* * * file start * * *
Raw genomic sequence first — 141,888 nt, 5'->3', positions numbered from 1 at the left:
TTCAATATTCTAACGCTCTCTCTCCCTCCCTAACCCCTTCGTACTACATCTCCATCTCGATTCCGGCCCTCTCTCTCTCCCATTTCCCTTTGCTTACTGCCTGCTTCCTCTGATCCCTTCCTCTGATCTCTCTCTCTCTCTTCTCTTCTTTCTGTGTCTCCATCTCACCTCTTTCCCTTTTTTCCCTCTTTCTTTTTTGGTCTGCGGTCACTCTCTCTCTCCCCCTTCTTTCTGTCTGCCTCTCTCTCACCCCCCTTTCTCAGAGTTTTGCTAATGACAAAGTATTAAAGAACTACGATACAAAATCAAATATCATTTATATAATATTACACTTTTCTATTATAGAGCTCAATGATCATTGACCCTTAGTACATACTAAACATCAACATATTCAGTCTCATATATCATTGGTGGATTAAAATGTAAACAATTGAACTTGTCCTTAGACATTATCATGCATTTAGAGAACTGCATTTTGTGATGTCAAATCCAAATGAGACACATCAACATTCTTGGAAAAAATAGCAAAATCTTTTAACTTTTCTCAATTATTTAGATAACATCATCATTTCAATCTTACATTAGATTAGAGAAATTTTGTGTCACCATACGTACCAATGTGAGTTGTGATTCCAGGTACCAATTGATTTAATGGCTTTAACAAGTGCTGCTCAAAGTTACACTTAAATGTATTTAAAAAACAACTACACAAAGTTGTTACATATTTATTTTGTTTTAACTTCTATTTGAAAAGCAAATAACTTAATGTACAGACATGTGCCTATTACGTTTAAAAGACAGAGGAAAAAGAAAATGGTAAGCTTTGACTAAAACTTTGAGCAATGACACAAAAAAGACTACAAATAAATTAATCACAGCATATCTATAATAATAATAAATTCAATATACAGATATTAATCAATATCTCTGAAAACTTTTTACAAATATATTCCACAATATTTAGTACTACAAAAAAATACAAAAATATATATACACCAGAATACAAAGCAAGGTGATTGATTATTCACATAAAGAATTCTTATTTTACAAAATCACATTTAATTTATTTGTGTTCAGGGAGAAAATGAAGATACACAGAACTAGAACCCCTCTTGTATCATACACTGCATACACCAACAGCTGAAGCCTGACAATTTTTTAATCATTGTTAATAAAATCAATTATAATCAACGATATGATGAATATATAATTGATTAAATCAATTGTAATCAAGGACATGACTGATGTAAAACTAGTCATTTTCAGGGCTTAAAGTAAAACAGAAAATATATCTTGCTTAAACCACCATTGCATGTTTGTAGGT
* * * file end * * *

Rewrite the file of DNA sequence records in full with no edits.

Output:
Raw genomic sequence first — 141,888 nt, 5'->3', positions numbered from 1 at the left:
TTCAATATTCTAACGCTCTCTCTCCCTCCCTAACCCCTTCGTACTACATCTCCATCTCGATTCCGGCCCTCTCTCTCTCCCATTTCCCTTTGCTTACTGCCTGCTTCCTCTGATCCCTTCCTCTGATCTCTCTCTCTCTCTTCTCTTCTTTCTGTGTCTCCATCTCACCTCTTTCCCTTTTTTCCCTCTTTCTTTTTTGGTCTGCGGTCACTCTCTCTCTCCCCCTTCTTTCTGTCTGCCTCTCTCTCACCCCCCTTTCTCAGAGTTTTGCTAATGACAAAGTATTAAAGAACTACGATACAAAATCAAATATCATTTATATAATATTACACTTTTCTATTATAGAGCTCAATGATCATTGACCCTTAGTACATACTAAACATCAACATATTCAGTCTCATATATCATTGGTGGATTAAAATGTAAACAATTGAACTTGTCCTTAGACATTATCATGCATTTAGAGAACTGCATTTTGTGATGTCAAATCCAAATGAGACACATCAACATTCTTGGAAAAAATAGCAAAATCTTTTAACTTTTCTCAATTATTTAGATAACATCATCATTTCAATCTTACATTAGATTAGAGAAATTTTGTGTCACCATACGTACCAATGTGAGTTGTGATTCCAGGTACCAATTGATTTAATGGCTTTAACAAGTGCTGCTCAAAGTTACACTTAAATGTATTTAAAAAACAACTACACAAAGTTGTTACATATTTATTTTGTTTTAACTTCTATTTGAAAAGCAAATAACTTAATGTACAGACATGTGCCTATTACGTTTAAAAGACAGAGGAAAAAGAAAATGGTAAGCTTTGACTAAAACTTTGAGCAATGACACAAAAAAGACTACAAATAAATTAATCACAGCATATCTATAATAATAATAAATTCAATATACAGATATTAATCAATATCTCTGAAAACTTTTTACAAATATATTCCACAATATTTAGTACTACAAAAAAATACAAAAATATATATACACCAGAATACAAAGCAAGGTGATTGATTATTCACATAAAGAATTCTTATTTTACAAAATCACATTTAATTTATTTGTGTTCAGGGAGAAAATGAAGATACACAGAACTAGAACCCCTCTTGTATCATACACTGCATACACCAACAGCTGAAGCCTGACAATTTTTTAATCATTGTTAATAAAATCAATTATAATCAACGATATGATGAATATATAATTGATTAAATCAATTGTAATCAAGGACATGACTGATGTAAAACTAGTCATTTTCAGGGCTTAAAGTAAAACAGAAAATATATCTTGCTTAAACCACCATTGCATGTTTGTAGGT